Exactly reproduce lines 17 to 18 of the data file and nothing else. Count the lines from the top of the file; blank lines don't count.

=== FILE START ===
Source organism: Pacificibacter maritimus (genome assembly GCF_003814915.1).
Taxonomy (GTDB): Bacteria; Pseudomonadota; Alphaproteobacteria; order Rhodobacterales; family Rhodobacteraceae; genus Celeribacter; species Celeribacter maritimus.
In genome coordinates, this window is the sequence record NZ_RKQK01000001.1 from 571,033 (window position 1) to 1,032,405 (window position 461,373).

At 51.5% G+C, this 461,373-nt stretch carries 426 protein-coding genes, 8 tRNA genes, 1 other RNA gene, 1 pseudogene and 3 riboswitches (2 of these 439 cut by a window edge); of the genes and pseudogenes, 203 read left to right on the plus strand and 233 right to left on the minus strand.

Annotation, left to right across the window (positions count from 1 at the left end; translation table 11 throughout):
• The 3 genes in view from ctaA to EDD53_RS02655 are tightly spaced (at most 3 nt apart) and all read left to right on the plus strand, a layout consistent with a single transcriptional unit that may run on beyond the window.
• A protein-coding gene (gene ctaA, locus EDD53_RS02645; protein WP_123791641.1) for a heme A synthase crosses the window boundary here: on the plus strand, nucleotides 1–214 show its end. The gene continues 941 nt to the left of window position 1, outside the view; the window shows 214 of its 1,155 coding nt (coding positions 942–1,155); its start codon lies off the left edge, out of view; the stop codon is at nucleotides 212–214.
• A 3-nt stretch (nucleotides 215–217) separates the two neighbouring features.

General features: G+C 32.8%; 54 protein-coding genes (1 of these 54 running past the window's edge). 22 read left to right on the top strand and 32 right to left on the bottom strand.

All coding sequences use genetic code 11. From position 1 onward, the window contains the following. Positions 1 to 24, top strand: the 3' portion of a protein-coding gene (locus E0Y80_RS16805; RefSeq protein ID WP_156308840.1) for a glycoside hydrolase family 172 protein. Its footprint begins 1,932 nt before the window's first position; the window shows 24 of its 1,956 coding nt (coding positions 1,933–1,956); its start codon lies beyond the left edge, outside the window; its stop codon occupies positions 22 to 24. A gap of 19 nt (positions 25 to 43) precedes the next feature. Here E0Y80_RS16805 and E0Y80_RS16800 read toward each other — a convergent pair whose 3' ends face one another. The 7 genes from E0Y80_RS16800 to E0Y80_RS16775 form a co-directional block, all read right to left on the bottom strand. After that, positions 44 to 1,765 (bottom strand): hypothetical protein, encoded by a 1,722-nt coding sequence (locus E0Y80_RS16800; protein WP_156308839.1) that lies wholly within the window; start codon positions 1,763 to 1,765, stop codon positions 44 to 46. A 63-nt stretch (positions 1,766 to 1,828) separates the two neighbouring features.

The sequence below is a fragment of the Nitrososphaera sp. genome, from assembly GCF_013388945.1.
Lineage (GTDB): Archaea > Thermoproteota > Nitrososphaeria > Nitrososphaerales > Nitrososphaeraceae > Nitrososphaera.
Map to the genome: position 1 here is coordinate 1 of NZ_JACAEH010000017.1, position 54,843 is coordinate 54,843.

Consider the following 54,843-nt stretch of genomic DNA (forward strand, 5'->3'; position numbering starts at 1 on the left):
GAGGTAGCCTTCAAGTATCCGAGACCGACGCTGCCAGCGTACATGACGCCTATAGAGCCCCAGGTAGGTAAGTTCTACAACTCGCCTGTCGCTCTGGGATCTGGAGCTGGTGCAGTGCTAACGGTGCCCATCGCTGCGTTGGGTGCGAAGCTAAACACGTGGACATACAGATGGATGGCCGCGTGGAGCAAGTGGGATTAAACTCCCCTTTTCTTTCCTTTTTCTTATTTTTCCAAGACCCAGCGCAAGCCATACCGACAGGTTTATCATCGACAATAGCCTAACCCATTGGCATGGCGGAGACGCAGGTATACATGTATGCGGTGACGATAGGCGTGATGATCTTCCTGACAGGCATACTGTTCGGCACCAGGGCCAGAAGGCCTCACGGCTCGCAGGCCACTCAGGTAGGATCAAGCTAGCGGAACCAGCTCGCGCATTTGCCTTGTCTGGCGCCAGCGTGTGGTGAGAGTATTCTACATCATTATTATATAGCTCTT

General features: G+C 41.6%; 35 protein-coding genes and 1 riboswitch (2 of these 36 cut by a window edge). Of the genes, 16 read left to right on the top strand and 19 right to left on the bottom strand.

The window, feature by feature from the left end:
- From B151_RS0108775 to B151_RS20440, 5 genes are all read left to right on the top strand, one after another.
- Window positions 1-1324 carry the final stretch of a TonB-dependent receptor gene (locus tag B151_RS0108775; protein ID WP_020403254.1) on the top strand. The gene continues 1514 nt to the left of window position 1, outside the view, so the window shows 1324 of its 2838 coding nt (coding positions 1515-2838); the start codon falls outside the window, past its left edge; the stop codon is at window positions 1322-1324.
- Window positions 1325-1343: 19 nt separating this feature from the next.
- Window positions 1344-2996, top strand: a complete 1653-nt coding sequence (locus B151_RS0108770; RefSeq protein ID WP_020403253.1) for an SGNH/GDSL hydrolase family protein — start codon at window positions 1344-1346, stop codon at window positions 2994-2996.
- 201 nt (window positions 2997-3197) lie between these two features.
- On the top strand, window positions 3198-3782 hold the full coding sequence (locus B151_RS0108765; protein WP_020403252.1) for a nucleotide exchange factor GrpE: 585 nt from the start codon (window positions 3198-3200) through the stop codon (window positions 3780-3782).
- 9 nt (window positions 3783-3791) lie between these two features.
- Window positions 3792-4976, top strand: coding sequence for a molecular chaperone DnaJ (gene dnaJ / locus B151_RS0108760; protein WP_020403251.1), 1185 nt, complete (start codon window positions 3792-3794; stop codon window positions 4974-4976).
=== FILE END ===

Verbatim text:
The window, feature by feature from the left end:
- From B151_RS0108775 to B151_RS20440, 5 genes are all read left to right on the top strand, one after another.